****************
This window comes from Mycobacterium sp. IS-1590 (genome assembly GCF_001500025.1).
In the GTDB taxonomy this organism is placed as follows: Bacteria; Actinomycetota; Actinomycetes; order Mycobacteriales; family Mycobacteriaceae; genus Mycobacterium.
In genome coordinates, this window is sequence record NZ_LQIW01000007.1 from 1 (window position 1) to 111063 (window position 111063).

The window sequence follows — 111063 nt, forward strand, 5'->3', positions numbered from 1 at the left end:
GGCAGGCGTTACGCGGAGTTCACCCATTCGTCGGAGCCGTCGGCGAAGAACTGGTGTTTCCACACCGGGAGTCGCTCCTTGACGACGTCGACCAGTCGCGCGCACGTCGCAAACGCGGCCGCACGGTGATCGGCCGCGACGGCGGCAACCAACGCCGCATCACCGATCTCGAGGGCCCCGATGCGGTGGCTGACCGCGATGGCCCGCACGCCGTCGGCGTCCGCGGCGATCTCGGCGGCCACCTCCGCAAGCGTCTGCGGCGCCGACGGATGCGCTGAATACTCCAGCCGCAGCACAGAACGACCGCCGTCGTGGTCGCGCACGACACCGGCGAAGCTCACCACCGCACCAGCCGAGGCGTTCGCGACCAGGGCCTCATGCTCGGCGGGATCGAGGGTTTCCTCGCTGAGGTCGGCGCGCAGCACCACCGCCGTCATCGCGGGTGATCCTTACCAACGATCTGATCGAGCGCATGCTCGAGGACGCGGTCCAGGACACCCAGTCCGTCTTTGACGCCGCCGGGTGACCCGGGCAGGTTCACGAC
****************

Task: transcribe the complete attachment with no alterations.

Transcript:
This window comes from Mycobacterium sp. IS-1590 (genome assembly GCF_001500025.1).
In the GTDB taxonomy this organism is placed as follows: Bacteria; Actinomycetota; Actinomycetes; order Mycobacteriales; family Mycobacteriaceae; genus Mycobacterium.
In genome coordinates, this window is sequence record NZ_LQIW01000007.1 from 1 (window position 1) to 111063 (window position 111063).

The window sequence follows — 111063 nt, forward strand, 5'->3', positions numbered from 1 at the left end:
GGCAGGCGTTACGCGGAGTTCACCCATTCGTCGGAGCCGTCGGCGAAGAACTGGTGTTTCCACACCGGGAGTCGCTCCTTGACGACGTCGACCAGTCGCGCGCACGTCGCAAACGCGGCCGCACGGTGATCGGCCGCGACGGCGGCAACCAACGCCGCATCACCGATCTCGAGGGCCCCGATGCGGTGGCTGACCGCGATGGCCCGCACGCCGTCGGCGTCCGCGGCGATCTCGGCGGCCACCTCCGCAAGCGTCTGCGGCGCCGACGGATGCGCTGAATACTCCAGCCGCAGCACAGAACGACCGCCGTCGTGGTCGCGCACGACACCGGCGAAGCTCACCACCGCACCAGCCGAGGCGTTCGCGACCAGGGCCTCATGCTCGGCGGGATCGAGGGTTTCCTCGCTGAGGTCGGCGCGCAGCACCACCGCCGTCATCGCGGGTGATCCTTACCAACGATCTGATCGAGCGCATGCTCGAGGACGCGGTCCAGGACACCCAGTCCGTCTTTGACGCCGCCGGGTGACCCGGGCAGGTTCACGAC